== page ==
Tricks of the Trade: Building a Better Peavey

Tricks of the Trade: Building a Better Peavey

While the mighty axe rightly receives credit for felling most of the timber of the eighteenth and nineteenth centuries, it was the peavey that took the work out of moving these logs, on both land and water. This often used and perennially abused tool was the creation of blacksmith and inventor Joseph Peavey – an industrious Mainer with a penchant for problem solving. Among Peavey’s inventions were the spill-proof inkwell, the wooden screw vice, the hay press, and the impressive Peavey Hoist, capable of yanking even the most stubborn oak stumps.

As the story goes, Peavey developed the namesake tool after watching several river drivers try to free a log jam on the Stillwater Branch of the Penobscot River in the spring of 1857. By modifying a cant hook so that it had a sharp point and a swinging dog (hook), the peavey gave lumbermen a more efficient way to skid, deck, turn, and pry logs.

Tricks of the Trade: Building a Better Peavey Image

1. This photo shows a standard peavey that has received an additional spike below the primary point, and matching 40 degree bends for both points (Note: The handle was removed from the peavey head prior to welding to avoid making firewood.)
2. A quarter-inch steel plate is used to construct the razorback, which can be cut with either an acetylene torch or plasma cutter. The razorback should be 8-9 inches long; 3-4 inches high on the back teeth; and 1.5-2 inches high on the front teeth. The tooth angle should be approximately 45 degrees.
3. This photo illustrates the razorback addition, as well as the secondary point, before and after grinding.
4. Comparing the modified version (red) to a stock peavey.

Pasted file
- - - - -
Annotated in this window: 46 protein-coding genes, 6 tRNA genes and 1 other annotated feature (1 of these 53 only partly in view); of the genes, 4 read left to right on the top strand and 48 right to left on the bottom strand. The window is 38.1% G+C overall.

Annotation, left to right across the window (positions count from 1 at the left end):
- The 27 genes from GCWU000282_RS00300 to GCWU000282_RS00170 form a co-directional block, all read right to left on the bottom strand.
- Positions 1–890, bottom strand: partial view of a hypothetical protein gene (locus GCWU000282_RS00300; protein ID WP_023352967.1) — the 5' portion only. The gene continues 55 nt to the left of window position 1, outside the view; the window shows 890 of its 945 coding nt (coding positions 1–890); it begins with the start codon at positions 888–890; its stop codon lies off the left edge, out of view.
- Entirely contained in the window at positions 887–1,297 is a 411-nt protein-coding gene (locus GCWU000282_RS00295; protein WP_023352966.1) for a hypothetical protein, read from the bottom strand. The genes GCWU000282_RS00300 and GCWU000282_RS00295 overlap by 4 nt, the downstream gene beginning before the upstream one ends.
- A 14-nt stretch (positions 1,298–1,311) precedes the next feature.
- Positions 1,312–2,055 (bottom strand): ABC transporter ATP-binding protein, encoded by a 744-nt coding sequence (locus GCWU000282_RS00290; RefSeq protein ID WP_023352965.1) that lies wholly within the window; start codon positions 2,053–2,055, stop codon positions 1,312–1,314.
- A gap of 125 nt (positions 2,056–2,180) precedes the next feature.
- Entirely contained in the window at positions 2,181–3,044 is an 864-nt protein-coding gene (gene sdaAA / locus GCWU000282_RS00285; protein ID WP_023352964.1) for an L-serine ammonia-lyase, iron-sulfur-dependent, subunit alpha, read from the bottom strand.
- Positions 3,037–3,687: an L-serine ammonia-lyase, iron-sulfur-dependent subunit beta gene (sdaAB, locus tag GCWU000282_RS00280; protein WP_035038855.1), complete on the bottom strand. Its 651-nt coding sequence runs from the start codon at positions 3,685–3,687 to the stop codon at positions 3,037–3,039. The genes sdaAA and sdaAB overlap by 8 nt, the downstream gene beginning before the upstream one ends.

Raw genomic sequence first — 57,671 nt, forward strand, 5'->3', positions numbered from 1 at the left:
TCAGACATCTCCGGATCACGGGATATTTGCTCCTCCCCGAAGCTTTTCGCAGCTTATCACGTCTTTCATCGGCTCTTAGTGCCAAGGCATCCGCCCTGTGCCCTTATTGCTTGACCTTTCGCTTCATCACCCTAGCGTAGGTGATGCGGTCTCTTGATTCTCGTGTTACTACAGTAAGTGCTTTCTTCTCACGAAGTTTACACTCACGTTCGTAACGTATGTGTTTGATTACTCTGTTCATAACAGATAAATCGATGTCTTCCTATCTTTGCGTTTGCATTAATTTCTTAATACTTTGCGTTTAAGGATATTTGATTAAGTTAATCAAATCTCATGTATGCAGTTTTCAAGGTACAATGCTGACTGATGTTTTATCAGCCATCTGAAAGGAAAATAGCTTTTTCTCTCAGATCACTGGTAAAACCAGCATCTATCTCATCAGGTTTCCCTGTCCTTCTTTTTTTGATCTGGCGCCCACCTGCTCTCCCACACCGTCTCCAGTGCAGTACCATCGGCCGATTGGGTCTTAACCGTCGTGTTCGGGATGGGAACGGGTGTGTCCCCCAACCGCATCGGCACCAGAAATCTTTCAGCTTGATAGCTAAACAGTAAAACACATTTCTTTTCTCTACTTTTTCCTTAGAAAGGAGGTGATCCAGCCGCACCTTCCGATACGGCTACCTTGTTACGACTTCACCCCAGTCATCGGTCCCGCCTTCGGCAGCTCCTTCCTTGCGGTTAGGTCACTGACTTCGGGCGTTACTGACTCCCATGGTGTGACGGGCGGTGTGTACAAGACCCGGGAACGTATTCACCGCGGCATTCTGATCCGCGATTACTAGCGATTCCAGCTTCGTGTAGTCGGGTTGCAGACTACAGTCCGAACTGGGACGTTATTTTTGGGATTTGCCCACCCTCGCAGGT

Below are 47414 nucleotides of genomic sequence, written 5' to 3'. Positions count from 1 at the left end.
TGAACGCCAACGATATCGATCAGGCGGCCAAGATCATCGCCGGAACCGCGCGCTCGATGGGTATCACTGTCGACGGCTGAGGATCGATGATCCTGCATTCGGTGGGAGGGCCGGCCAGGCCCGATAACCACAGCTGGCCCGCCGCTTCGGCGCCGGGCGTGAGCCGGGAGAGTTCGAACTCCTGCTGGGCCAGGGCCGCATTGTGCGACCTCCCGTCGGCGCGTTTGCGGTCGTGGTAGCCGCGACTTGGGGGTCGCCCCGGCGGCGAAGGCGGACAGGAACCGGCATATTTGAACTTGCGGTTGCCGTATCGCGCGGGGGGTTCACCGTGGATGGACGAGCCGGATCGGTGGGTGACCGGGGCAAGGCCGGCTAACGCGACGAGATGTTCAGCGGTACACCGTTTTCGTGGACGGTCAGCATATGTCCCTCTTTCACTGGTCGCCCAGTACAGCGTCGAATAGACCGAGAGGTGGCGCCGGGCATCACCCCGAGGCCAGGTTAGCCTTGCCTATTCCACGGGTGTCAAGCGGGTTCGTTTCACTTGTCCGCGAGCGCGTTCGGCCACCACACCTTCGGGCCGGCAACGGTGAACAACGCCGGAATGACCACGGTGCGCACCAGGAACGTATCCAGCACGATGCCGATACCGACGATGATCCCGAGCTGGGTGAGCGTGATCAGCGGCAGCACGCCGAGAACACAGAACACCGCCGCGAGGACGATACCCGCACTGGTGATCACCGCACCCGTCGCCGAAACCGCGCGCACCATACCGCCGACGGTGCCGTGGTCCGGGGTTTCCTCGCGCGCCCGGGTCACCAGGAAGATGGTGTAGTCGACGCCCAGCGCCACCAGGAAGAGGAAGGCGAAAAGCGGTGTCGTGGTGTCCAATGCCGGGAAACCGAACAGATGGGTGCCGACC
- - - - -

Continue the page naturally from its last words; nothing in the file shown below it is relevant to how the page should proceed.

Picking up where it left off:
As fine an example of practical engineering as the peavey is (literally unchanged for 157 years), there’s still room for a couple modifications that will yield greater efficiency on the landing and in the woodlot. I’ve experimented with a few design improvements that I can recommend:

Modification One: More spikes mean more contact with the log, ultimately making each stroke more efficient. By adding a second spike below the primary point, the user can confidently develop an efficient rhythm yielding more push per stroke. The secondary spike can be constructed out of an old railroad spike or a ¾-inch bolt that’s about 5 inches long. Tack weld the point and check to make sure it’s in line with the primary point before welding it the rest of the way.

Modification Two: By bending both the original point and the second spike (described in “Modification One”), you’ll create an angle that requires less bending by the user, and more contact with the log. Each of these four-sided points can be created, and kept sharp, using an angle grinder.

Modification Three: Make it a razorback. This modification has its roots in competitive lumberjack sports. The multiple points allow you to roll logs along the ground or up a log deck with ease. Like the pushing spikes, the razorback may be sharpened using an angle grinder. This alteration is particularly useful when rolling hardwood logs.

Brett R. McLeod is an associate professor of Forestry & Natural Resources at Paul Smith’s College.

 
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